EU directive places Cayman funds at a competitive disadvantage

The European Alternative Investment Fund Managers Directive puts non-EU managers and their funds at a disadvantage compared to EU-based alternative investment funds by restricting full access to the European market until 2015, according to Benjamin Collette, a partner at Deloitte Luxembourg. 

While non-EU funds in principle have the opportunity to solicit investments through private placements in each individual European country, many countries have restricted the access in such a way that the private placement route is virtually closed, Mr. Collette said at a Cayman Islands Society of Professional Accountants training event at the Westin Grand Cayman Seven Mile Beach Resort & Spa, on Wednesday, 12 June. 

Germany, so far the only country that has transposed the directive into domestic law, has “effectively killed private placement” by demanding that the funds and the fund manager have to be based in the same country, Mr. Collette said. “How many managers do you have here?” he asked.  

The majority of Cayman-based alternative investment funds, such as private equity or hedge funds, are managed from the US, according to the latest available Cayman Islands Monetary Authority Investment Digest. About 23 per cent of Cayman funds are managed from Europe. 

As a result, Mr. Collette said all offshore fund locations see their access to the German market completely closed. And France, Italy and Spain are expected to take the same position. The only countries that still provide flexibility for private placements are the UK, Austria, Belgium and Luxembourg, he noted. 

The directive, which will come into force in July 2014, regulates fund managers, but it impacts alternative investment management activities in the EU, funds domiciled in the EU and non-EU funds that are marketed to European investors.  

From 2015, non-EU funds will be able to access the European market and raise funds from European investors by becoming fully compliant with all requirements of the directive and registering for the EU passport regime. The European Securities and Markets Authority will decide in 2015 about whether to phase out the private placement regime or extend it until 2018. 

To participate in the passport regime funds have to establish a presence in one EU member state, but they do not have to register with and report to regulators in each individual EU country where they have investors. 

However, between 2013 and 2015 the only route to the market for non-EU funds is the private placement as it is used today. “If I was a US manager I would not be too happy that I have to wait two years compared to my European competitors,” Mr. Collette said.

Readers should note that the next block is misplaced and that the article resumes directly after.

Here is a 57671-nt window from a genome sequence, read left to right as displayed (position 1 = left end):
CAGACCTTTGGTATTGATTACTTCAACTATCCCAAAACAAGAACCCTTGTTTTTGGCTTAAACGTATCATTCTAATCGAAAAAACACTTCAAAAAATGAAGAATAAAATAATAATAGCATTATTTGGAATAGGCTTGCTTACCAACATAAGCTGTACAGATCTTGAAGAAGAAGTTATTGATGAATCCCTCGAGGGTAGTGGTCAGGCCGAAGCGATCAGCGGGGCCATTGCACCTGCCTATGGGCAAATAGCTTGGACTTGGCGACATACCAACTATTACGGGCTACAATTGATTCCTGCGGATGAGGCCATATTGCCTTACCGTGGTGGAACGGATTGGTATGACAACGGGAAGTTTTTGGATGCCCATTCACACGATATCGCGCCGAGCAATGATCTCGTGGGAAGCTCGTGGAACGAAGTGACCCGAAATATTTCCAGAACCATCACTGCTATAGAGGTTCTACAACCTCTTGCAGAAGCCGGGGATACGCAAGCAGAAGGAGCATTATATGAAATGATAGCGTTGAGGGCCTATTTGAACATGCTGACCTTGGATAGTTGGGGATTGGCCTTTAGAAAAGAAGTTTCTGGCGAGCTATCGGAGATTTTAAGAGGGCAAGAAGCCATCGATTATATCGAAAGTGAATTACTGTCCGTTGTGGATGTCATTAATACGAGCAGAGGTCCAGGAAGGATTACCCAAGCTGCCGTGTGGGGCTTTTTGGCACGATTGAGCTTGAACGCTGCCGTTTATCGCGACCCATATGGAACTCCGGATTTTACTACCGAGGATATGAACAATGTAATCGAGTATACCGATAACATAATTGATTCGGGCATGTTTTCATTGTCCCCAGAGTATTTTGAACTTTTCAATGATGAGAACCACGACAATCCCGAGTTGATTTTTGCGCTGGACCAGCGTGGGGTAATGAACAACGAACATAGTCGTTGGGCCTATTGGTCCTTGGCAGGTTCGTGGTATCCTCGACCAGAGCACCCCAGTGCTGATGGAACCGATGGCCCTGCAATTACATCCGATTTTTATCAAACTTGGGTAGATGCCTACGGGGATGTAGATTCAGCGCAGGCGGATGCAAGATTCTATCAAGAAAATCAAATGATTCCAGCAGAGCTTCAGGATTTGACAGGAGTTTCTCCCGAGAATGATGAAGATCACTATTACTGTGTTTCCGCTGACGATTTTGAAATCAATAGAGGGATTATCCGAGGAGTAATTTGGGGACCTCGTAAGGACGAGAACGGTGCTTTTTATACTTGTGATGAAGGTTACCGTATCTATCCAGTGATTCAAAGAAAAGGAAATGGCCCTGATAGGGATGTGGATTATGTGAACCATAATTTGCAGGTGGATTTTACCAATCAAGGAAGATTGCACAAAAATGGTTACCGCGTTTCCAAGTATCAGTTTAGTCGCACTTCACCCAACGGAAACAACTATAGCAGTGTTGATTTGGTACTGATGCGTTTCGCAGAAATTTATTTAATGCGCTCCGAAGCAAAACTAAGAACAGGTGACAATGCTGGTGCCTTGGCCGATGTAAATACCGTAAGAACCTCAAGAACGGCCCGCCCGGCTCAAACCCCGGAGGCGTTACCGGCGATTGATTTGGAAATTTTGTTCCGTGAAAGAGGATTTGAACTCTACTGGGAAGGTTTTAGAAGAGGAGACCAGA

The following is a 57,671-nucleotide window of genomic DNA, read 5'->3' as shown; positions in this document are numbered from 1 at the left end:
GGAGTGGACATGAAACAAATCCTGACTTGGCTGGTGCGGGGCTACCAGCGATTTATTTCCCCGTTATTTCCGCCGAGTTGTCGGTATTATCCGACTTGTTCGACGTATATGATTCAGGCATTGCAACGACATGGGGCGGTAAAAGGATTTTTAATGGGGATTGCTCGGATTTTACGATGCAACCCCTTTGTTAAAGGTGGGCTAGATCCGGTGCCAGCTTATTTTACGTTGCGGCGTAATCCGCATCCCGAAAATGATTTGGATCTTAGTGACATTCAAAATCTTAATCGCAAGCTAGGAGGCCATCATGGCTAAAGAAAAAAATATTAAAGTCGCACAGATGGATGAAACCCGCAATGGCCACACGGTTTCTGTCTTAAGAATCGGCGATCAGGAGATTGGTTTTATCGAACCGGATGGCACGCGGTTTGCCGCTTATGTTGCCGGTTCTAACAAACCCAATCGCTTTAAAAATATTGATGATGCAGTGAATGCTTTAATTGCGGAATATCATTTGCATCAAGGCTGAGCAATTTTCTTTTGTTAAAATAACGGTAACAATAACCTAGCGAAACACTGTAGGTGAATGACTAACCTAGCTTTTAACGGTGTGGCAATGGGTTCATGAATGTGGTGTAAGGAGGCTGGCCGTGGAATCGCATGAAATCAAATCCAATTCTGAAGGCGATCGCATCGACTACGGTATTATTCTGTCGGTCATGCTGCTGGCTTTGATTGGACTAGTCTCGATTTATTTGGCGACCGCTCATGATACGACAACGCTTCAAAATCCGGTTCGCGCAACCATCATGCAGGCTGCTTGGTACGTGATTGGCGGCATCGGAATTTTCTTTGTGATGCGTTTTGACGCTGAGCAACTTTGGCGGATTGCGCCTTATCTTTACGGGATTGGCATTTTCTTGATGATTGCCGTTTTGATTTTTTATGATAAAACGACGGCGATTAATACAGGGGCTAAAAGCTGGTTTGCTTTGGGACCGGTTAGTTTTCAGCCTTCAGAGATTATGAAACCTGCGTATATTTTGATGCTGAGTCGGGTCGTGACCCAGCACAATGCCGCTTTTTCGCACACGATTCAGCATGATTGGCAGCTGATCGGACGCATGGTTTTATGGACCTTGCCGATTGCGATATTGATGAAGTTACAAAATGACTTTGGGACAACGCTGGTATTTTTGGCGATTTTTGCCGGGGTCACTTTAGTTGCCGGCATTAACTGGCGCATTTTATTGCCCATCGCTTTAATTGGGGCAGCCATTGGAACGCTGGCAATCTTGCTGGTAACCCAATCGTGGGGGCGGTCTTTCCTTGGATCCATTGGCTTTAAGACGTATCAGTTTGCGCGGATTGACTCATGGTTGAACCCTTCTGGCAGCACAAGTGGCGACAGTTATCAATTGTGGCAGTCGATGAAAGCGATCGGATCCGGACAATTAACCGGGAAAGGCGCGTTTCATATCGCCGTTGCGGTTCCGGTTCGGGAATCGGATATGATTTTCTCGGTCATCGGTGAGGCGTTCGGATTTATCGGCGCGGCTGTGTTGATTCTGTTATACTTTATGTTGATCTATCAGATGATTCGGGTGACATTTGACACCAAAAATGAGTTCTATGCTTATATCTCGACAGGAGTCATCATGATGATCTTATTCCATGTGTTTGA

Reverse solicitation, a process whereby the investor contacts the fund manager, rather than the other way around, is also not an effective option to raise funds from European investors on a wider scale because the fund will have to demonstrate that it did nothing to solicit the investment, he said. “This is not a strategic option.” 

He also warned it would leave the fund open to legal and regulatory challenges later on, saying “it is like giving a freebie to the investor to complain” with the regulator in their home country when something goes wrong. 

Mr. Collette advocated that fund managers should not only take the short-term, but also a medium-term view of the European markets. “The advantage, in terms of access to the market, of being fully compliant with the directive, is so large, it should be considered by all managers.” 

Large funds that have only 2 or 3 per cent of European investors, in turn should not go down the extensive route until they decide to strategically focus on Europe. 

Access to the passport regime requires full compliance with a raft of regulations, including authorisation and reporting requirements to both investors and regulators, as well as remuneration disclosures. To qualify for the passport cooperation, agreements must be in place between regulators in the home country of the fund and the equivalent EU regulators. 

In May, the Cayman Islands Monetary Authority signed memoranda of understanding with the European Securities and Markets Authority to enable such agreements with the respective member states. 

Cayman already complies with the other EU requirements for the marketing of non-EU funds under the directive, given that it is not listed as a non-cooperative jurisdiction by the Financial Action Task Force and has concluded tax information exchange agreements with several European countries. 


Mr. Collette

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